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Thomas v. Morris

Court of Appeals of Louisiana, Second Circuit

January 11, 2017

COURTLAND THOMAS Plaintiff-Appellant
v.
NICKY MORRIS AND THEIR INSURER SAFEWAY INSURANCE COMPANY OF LOUISIANA Defendant-Appellee

         Appealed from the Caddo Judicial District Court for the Parish of Caddo, Louisiana Trial Court No. 576842 Honorable Michael A. Pitman, Judge

          DAVIS LAW FIRM By: S. P. Davis Counsel for Appellant.

          W. BRETT CAIN Counsel for Appellee.

          Before BROWN, CARAWAY and LOLLEY, JJ.

          LOLLEY, J.

         Courtland Thomas appeals a judgment of the First Judicial District Court, Parish of Caddo, State of Louisiana, which awarded him $5, 000.00 in general damages and $6, 027.90 in special damages against Nicky Morris and Safeway Insurance Company ("Safeway"). For the following reasons, we amend the trial court's judgment to increase the general damage award to $10, 000.00, and as amended, affirm the judgment.

         Facts

         On October 2, 2013, Courtland Thomas was a passenger in a vehicle owned and operated by Leonard Williams. They were stopped at a traffic light at the intersection of Youree Drive and Kings Highway in Shreveport, Louisiana. When the light turned green, Williams proceeded forward, but quickly came to a complete stop because of traffic. When Williams stopped his vehicle, it was rear ended by a vehicle driven by Nicky Morris, who was insured by Safeway. As a result, Thomas sustained injuries and eventually sought medical attention from Willis Knighton Medical Center ("Willis Knighton") on October 7, 2013. He subsequently was treated by Dr. Majdi Dawud, a chiropractor, from October 15, 2013, through January 22, 2014, for headaches and back and neck pain.

         Thomas ultimately filed suit against Morris and his insurer, Safeway. The parties stipulated to the medical records and bills of Willis Knighton and Dr. Dawud for a total amount of $6, 027.90. Additionally, the parties stipulated that if Dr. Dawud were called to testify, he would state that Thomas's injuries were "more probably than not" due to the collision caused by Morris. After a trial on the merits, Thomas was awarded the stipulated amount of special damages and a general damage award of $5, 000.00. Thomas appeals that judgment.

         Discussion

         On appeal, Thomas raises only one assignment of error, arguing that the trial court abused its discretion in awarding him $5, 000.00 in general damages, when he was treated for his injuries for three months and experienced pain from the date of injury (October 2, 2013) until the date of trial (January 21, 2016). According to Thomas, the trial court erred in limiting his general damages to three months of pain, when he had pain for at least 26 months. Thomas argues that the trial court's reliance on the finding that he had reached "medical maximum improvement" was misplaced because that does not mean he was free from pain or recovered from his injury.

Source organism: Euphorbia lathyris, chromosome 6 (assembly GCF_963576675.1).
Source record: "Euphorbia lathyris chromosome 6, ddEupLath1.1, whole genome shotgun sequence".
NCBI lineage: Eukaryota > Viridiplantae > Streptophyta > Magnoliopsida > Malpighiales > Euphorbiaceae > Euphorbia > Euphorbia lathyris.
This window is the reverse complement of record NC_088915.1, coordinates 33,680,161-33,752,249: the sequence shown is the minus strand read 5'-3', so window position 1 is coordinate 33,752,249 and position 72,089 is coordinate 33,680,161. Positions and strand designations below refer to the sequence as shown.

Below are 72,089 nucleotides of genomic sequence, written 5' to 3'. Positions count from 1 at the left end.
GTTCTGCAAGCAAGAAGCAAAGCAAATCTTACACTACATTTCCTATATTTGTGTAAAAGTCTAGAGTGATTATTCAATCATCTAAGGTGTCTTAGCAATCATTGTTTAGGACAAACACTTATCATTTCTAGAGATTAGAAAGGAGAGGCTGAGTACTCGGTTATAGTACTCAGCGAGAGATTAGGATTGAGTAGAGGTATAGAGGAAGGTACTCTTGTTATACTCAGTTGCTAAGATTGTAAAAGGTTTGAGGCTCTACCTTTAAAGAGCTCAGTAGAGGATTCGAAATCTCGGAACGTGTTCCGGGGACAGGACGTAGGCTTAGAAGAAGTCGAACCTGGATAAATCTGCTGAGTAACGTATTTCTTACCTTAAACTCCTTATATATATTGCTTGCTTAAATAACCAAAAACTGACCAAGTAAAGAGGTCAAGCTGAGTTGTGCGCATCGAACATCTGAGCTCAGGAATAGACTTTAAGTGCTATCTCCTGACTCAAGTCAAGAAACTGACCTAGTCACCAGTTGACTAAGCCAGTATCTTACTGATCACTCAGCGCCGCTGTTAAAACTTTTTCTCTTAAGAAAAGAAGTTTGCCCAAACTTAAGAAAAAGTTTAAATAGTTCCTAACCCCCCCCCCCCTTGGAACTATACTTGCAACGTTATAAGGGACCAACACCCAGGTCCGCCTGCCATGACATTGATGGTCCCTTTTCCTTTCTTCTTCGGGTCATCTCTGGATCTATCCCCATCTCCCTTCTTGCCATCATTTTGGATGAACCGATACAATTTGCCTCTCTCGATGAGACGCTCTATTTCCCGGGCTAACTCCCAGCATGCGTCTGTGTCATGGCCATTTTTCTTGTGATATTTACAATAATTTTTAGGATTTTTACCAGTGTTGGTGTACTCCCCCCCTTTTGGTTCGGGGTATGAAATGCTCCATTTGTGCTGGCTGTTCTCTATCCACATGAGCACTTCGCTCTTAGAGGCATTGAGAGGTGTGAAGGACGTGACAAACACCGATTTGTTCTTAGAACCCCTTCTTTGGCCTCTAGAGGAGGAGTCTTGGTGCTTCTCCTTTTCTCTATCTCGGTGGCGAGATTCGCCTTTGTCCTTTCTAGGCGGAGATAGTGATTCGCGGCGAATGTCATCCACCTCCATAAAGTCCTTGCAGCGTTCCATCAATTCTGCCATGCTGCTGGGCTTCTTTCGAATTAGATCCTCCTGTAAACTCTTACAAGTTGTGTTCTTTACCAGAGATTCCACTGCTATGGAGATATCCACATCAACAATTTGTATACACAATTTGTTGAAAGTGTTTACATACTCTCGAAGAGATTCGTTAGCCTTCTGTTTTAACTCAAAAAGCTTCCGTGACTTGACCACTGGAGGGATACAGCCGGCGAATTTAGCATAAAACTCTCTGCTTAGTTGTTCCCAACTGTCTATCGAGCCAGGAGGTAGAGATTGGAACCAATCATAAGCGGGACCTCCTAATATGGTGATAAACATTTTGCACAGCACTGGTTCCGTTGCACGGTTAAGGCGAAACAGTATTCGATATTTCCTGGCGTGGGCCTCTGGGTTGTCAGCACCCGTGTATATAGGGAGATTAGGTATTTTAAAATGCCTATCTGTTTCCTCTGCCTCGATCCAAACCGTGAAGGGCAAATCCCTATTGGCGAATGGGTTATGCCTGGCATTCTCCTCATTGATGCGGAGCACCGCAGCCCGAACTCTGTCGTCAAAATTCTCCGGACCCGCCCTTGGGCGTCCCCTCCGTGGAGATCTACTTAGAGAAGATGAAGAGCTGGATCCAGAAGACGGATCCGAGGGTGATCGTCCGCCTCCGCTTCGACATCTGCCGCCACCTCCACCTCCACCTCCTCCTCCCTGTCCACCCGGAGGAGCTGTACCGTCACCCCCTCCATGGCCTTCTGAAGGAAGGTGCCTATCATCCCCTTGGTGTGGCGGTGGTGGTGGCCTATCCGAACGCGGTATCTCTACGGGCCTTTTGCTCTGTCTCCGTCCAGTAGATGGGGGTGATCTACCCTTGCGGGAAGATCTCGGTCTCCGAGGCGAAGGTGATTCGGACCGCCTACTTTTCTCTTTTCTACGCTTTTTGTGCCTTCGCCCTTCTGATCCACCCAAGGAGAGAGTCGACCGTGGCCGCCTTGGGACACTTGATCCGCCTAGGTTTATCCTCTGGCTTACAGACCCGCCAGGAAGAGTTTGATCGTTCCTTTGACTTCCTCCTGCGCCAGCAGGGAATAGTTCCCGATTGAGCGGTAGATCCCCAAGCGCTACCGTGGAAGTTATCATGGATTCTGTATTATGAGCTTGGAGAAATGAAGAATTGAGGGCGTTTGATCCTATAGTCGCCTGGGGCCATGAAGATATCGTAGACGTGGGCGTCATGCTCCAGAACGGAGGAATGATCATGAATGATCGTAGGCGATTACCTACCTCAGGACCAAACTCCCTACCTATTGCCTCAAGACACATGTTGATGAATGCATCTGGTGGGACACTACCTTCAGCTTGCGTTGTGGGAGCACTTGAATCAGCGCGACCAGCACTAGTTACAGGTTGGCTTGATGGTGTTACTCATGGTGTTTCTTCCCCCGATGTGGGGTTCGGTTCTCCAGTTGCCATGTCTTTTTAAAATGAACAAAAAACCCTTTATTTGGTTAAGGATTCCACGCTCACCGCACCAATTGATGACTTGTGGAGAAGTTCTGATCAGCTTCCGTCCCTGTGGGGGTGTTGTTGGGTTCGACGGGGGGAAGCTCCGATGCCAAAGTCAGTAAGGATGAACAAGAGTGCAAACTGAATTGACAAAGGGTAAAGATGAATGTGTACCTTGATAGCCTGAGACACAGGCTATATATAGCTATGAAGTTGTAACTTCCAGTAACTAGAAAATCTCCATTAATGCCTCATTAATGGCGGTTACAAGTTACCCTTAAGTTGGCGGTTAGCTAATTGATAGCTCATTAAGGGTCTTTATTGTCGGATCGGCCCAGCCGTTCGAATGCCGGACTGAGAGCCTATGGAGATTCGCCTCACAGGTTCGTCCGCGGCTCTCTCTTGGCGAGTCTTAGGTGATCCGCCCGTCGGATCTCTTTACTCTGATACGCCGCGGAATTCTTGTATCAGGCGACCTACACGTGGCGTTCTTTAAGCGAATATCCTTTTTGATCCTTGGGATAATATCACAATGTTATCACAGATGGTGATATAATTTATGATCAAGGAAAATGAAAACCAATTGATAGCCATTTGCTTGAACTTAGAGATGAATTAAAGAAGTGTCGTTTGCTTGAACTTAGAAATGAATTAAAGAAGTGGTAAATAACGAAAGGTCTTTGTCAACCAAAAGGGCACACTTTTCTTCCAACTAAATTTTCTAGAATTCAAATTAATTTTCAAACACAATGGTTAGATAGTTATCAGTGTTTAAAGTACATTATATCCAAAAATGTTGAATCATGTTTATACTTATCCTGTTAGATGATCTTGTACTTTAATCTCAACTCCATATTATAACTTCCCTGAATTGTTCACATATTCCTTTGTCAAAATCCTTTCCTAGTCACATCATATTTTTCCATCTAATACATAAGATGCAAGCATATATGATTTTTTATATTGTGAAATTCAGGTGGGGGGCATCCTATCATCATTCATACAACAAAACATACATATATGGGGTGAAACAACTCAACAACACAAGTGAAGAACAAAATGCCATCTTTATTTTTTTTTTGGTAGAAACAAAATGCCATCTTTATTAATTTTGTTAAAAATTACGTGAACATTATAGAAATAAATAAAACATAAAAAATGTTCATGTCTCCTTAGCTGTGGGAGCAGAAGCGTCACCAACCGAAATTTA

In the assessment of damages, much discretion is vested in the trier of fact. La. C.C. art. 2324.1. General damages include pain and suffering, inconvenience, the loss of physical enjoyment, and other losses of life or lifestyle that cannot be definitively measured in monetary terms. McGee v. A C and S, Inc., 2005-1036 (La. 07/10/06), 933 So.2d 770; Young v. Marsh, 49, 496 (La.App. 2d Cir. 11/19/14), 153 So.3d 1245.

         There is no mechanical rule for determining general damages. The facts and circumstances of each case control. Guerrero v. Brookshire Grocery Co., 49, 707 (La.App. 2d Cir. 04/29/15), 165 So.3d 1092; Blue v. Donnie Baines Cartemps USA, 38, 279 (La.App. 2d Cir. 03/03/04), 868 So.2d 246. The nature, relative severity and bodily extent of injuries are qualitative factors that must first be considered by the trier of fact in awarding general damages. Young, supra. The duration of a plaintiff's injury symptoms and the duration of treatment are relevant quantitative factors that must also be taken into account. Id.; Caldwell v. ANPAC Ins. Co., 50, 333 (La.App. 2d Cir. 01/13/16), 185 So.3d 846, 848.

         Before an appellate court may disturb such an award of general damages, the record must clearly reveal that the trial court abused its broad discretion in making the award, based on the facts and individual circumstances peculiar to the case under consideration. Youn v. Maritime Overseas Corp., 623 So.2d 1257 (La. 1993), cert. denied, 510 U.S. 1114, 114 S.Ct. ...


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